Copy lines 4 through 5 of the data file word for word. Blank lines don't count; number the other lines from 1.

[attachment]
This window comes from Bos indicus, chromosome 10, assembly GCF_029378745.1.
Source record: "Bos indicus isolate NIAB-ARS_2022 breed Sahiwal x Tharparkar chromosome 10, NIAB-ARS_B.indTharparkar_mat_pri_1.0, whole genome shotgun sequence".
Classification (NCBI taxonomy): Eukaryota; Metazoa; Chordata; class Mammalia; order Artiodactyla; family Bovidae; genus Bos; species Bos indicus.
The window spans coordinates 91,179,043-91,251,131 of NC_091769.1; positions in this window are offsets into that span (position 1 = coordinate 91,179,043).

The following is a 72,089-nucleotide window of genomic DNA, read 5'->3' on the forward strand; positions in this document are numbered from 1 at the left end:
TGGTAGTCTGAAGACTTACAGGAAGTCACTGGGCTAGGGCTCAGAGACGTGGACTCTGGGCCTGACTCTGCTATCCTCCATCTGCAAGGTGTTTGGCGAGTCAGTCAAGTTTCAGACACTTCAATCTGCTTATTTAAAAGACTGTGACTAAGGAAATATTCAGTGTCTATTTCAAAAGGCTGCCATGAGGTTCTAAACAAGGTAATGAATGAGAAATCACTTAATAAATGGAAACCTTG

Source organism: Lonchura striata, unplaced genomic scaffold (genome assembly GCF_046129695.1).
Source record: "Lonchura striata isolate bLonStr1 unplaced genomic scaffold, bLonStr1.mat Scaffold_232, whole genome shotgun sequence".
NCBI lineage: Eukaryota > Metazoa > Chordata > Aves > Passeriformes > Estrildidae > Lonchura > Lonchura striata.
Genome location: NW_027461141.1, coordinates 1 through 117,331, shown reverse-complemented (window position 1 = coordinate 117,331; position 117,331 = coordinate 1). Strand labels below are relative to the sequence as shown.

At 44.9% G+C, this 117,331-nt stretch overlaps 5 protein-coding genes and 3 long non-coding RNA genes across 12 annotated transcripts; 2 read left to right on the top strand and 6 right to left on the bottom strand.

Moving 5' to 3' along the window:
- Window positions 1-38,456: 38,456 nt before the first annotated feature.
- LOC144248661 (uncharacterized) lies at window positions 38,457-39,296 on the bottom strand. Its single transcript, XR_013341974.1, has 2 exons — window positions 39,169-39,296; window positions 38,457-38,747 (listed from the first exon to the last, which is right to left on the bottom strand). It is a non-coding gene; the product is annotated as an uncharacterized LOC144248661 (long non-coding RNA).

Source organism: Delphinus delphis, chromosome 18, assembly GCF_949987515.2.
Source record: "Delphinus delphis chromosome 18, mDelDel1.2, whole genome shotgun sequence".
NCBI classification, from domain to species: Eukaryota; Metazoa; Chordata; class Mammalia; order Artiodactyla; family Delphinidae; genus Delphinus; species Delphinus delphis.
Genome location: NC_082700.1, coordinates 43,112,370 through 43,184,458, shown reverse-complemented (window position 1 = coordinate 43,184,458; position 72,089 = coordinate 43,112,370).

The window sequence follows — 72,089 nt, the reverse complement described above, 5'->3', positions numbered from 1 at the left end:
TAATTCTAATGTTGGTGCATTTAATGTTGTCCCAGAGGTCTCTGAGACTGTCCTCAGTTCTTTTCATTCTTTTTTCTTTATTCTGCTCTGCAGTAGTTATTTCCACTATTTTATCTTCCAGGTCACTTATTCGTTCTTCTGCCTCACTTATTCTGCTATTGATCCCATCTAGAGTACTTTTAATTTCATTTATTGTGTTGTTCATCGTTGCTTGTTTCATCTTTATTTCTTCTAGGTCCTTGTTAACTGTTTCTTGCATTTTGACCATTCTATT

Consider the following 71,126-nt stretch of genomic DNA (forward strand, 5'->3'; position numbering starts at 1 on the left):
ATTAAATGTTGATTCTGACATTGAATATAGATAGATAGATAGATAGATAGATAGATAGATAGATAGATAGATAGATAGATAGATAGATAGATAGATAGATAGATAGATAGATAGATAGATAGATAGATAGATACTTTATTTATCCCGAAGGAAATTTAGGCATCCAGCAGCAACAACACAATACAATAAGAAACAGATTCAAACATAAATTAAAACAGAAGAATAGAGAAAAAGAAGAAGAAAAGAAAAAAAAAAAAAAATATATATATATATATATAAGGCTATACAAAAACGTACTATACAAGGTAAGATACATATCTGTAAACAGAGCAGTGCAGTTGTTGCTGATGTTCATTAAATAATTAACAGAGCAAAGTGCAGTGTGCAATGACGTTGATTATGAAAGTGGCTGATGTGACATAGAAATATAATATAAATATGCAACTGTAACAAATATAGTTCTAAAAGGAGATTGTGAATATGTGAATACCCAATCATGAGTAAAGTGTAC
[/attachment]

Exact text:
The window spans coordinates 91,179,043-91,251,131 of NC_091769.1; positions in this window are offsets into that span (position 1 = coordinate 91,179,043).

The following is a 72,089-nucleotide window of genomic DNA, read 5'->3' on the forward strand; positions in this document are numbered from 1 at the left end: